Helping a Child Deal with Stage Fright
By Adrienne Warber
Stage fright or performance anxiety is common among children, especially young children who must perform in front of an audience of strangers for the first time. Performing can be scary for young children. Learn how to ease your child’s anxiety and get her more comfortable with performance situations.
Why Children Get Stage Fright
The first few times that a young child performs may bring about shyness or stage fright because the child is frightened by suddenly becoming the focus of attention for a group of people. She may forget her dance steps or the words of a song she is suppose to sing with her class because of feeling scared or self-conscious from all the attention. She may freeze in place and simply stare wide-eyed at the audience. Or she may cover her face or turn her back to audience in effort to escape the attention of the crowd.
Stage fright is normal and usually temporary. However, for some kids it will be a persistent problem even if they like the activity involved in the performance. For example, some children love dancing in dance class but hate performing in recitals. Yet many great professional actors and dancers overcame stage fright as children and even still conquer it regularly in adulthood but still continue to perform successfully. So stage fright does not have to be a barrier to continuing an activity that the child loves.
Play and Practice Techniques to Get Rid of Stage Fright
Both play and practice techniques can help a child feel less frightened during performance. Here are some tips for games and ways to encourage practice that can help with performance anxiety:
- Give incentives for completing the performance: For young children who freeze in dance class and do not even attempt to dance, providing incentives, such as a toy reward or going out for ice cream, can help the child get the courage to try the dance steps during a recital.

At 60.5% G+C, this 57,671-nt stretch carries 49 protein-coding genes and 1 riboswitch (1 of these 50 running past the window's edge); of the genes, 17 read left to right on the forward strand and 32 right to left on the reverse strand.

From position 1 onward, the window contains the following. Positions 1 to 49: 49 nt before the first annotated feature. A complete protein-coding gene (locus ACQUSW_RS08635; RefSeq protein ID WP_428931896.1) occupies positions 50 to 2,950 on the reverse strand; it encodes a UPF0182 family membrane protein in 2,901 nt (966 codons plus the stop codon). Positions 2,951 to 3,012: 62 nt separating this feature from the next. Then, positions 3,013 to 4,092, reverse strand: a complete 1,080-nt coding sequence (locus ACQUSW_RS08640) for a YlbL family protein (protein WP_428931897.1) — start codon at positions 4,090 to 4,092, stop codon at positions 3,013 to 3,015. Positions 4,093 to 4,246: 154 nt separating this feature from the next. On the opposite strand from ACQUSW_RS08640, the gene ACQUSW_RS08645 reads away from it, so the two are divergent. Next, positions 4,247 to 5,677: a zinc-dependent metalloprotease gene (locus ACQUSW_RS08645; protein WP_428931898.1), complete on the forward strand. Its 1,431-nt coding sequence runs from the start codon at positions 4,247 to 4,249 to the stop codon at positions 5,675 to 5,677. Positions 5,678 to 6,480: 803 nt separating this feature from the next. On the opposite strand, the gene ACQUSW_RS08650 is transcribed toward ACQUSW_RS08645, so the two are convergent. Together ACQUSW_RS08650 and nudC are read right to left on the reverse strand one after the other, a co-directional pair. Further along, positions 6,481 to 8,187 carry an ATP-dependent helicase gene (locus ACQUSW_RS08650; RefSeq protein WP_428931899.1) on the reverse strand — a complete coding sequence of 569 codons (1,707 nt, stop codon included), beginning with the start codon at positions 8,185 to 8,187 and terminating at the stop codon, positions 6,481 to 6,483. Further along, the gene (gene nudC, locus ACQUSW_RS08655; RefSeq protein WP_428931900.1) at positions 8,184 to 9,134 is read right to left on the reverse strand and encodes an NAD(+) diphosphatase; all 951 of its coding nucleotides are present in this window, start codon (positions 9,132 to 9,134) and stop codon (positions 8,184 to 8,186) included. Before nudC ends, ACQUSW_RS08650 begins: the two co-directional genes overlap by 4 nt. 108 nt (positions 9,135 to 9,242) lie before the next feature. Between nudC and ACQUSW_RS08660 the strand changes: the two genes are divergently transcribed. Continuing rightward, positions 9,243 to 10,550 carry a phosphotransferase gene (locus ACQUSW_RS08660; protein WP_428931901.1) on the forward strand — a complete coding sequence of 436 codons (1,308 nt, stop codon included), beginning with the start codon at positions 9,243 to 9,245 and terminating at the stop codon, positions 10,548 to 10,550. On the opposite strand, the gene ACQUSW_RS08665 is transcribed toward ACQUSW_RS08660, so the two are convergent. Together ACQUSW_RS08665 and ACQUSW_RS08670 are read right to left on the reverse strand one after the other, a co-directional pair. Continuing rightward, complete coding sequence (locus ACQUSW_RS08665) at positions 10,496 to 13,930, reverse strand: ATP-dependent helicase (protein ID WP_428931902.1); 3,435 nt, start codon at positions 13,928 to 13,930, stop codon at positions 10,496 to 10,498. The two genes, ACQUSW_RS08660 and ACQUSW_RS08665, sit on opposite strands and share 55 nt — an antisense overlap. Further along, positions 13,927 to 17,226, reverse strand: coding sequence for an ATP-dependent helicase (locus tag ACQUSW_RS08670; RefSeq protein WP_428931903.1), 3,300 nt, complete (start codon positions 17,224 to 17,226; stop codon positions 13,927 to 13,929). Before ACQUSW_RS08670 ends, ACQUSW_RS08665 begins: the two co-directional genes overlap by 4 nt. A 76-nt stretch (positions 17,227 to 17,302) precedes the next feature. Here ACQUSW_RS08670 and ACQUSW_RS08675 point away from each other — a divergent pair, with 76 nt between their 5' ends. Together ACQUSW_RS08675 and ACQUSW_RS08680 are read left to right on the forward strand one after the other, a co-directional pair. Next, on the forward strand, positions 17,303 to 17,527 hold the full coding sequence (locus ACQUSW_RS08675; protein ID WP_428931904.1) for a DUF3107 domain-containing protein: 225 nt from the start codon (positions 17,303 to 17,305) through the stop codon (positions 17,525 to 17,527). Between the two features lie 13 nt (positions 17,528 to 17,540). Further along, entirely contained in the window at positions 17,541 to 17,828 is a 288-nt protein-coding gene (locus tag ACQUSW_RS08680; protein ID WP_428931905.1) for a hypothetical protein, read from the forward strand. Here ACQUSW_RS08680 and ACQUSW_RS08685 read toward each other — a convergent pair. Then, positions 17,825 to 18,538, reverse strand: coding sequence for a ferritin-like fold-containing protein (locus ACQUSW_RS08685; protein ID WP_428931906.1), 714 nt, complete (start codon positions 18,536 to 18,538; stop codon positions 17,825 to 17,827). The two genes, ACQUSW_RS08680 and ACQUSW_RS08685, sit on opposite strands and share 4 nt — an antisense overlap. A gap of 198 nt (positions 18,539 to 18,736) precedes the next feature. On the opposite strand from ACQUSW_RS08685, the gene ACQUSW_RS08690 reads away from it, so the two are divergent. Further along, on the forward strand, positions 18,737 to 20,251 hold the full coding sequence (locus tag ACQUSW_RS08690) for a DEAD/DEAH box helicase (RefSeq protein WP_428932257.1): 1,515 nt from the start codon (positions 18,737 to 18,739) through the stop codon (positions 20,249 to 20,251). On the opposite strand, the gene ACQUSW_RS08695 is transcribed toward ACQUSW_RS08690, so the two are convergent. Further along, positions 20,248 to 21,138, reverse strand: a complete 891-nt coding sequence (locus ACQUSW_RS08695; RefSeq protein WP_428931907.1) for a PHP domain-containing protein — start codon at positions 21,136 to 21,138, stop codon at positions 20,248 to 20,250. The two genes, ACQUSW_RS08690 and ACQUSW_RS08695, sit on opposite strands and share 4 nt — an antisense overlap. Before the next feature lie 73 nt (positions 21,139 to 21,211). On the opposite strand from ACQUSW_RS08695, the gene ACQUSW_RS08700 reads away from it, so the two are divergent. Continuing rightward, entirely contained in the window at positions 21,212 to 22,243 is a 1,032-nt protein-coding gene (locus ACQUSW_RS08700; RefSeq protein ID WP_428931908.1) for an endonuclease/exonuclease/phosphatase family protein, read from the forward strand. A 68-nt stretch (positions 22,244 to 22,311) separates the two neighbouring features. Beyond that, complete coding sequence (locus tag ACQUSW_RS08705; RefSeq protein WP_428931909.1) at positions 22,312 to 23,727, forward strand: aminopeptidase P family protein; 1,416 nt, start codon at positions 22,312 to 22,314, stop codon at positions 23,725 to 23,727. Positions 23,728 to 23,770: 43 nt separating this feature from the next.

- Toy audience recital: Have your child perform for an audience of her stuffed animals and dolls to make the idea of an audience less frightening.
- Dress-up practice: Play a game of dress-up in fun costumes with your child. After getting in the costume, the two of you must go through her dance steps or song together.
- Treasure hunt for lines: If your child is in a play and having trouble remembering lines when she get anxious, a treasure hunt may be the answer. Create a number of clue cards relating to the child’s lines in the play. The child must say her lines to answer the clues. At the end of the treasure hunt, she finds a reward for learning her lines.
- Silly songs: Silly songs are a fun way to remember the words to songs your child has to memorize for school performances. Sing the song in funny voices of various tones with your child. You both can get loud and dance around to the song. The more the child repeats the song, the better she remembers the lines.
- Talk to your child: Talk to your child and ask her to explain why she get scared during performances. Listen carefully and try to address her concerns. Talking about fears can sometimes be the most effective treatment for stage fright.
Take the time to work through your child’s performance anxiety and it will eventually get better. After the child has performed a number of times and grows more self-confident and secure about performing in front of people, she will let go of stage fright.